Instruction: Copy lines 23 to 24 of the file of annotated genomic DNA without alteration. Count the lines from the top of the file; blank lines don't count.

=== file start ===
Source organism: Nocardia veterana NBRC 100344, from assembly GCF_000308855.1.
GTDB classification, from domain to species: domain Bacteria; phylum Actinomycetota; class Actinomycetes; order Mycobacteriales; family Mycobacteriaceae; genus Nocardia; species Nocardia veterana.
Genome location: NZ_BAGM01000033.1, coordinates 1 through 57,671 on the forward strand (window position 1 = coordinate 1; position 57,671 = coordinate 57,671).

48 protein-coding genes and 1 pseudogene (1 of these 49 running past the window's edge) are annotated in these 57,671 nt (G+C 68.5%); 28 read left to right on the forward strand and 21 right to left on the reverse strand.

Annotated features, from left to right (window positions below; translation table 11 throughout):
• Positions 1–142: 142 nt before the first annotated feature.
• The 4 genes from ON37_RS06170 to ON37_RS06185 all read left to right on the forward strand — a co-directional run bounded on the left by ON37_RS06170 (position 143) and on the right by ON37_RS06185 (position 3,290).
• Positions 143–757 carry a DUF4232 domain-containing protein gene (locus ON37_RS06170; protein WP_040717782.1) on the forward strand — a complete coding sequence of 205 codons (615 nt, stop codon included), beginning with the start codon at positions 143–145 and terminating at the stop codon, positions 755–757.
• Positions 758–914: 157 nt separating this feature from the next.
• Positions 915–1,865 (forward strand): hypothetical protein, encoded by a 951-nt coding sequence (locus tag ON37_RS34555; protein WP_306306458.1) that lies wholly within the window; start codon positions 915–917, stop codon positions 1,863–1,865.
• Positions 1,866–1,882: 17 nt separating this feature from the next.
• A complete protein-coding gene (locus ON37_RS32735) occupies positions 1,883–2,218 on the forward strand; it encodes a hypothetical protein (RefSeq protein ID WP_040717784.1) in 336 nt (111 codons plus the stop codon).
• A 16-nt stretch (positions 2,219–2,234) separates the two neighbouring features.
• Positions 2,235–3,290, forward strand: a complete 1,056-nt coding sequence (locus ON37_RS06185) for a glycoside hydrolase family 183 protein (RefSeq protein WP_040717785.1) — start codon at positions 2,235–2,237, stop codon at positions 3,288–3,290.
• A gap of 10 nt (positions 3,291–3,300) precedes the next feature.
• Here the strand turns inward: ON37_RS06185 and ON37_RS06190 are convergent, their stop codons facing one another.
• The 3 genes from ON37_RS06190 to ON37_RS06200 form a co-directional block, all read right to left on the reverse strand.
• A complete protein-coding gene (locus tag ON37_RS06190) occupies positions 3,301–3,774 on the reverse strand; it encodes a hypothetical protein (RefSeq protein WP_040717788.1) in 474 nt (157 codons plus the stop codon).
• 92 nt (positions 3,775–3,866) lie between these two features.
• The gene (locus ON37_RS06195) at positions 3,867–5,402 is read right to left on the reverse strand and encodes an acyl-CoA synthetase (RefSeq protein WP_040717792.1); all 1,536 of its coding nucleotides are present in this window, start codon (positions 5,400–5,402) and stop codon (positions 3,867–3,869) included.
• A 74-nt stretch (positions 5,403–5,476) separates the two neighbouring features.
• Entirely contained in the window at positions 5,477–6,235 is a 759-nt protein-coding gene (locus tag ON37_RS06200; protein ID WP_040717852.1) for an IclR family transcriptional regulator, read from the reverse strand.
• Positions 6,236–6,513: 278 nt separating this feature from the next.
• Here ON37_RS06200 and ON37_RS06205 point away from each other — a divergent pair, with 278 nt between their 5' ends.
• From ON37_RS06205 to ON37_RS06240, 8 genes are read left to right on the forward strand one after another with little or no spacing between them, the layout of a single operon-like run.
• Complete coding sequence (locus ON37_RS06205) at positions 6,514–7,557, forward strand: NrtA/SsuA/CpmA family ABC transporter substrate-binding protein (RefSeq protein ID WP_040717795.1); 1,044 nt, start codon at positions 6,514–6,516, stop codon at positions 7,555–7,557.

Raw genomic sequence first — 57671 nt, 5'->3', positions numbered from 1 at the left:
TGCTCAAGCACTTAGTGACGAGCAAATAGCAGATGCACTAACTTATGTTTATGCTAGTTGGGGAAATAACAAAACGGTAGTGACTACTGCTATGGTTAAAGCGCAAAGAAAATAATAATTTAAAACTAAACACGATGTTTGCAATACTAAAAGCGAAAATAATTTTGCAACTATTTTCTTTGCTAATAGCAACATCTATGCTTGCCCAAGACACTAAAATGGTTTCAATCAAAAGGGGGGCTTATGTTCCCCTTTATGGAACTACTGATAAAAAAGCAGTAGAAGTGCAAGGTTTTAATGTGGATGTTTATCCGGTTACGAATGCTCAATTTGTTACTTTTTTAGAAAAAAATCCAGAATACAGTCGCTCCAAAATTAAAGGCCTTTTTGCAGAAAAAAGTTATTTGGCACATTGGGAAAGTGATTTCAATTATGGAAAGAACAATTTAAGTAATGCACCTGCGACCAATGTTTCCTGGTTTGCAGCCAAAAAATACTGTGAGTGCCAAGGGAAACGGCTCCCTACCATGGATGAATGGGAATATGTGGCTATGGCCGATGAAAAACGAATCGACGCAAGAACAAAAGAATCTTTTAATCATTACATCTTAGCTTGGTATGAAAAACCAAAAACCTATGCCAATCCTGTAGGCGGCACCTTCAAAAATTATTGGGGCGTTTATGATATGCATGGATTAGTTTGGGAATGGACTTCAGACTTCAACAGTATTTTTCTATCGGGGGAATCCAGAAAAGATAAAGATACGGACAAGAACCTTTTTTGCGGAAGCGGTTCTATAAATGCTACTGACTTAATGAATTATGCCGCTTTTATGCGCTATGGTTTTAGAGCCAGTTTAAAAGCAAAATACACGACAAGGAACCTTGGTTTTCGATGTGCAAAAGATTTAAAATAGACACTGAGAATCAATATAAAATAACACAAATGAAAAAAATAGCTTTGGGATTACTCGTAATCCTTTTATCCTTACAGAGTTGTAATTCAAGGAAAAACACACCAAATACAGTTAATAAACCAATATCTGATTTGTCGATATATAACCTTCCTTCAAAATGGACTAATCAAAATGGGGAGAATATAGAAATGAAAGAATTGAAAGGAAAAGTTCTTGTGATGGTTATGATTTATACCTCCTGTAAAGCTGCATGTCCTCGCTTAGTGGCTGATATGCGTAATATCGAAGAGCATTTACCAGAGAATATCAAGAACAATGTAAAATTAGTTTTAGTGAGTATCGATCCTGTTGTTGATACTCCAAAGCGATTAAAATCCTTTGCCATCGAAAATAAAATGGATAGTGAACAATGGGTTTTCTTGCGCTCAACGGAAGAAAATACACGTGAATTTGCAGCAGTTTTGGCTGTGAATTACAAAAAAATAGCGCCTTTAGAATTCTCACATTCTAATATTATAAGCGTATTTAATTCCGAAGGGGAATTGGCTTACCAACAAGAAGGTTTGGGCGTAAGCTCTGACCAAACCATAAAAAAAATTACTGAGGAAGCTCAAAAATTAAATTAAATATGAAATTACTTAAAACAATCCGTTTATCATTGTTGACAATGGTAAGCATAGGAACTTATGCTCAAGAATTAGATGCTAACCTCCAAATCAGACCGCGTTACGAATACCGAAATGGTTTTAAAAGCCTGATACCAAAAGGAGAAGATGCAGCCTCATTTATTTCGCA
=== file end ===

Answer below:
• Positions 6,236–6,513: 278 nt separating this feature from the next.
• Here ON37_RS06200 and ON37_RS06205 point away from each other — a divergent pair, with 278 nt between their 5' ends.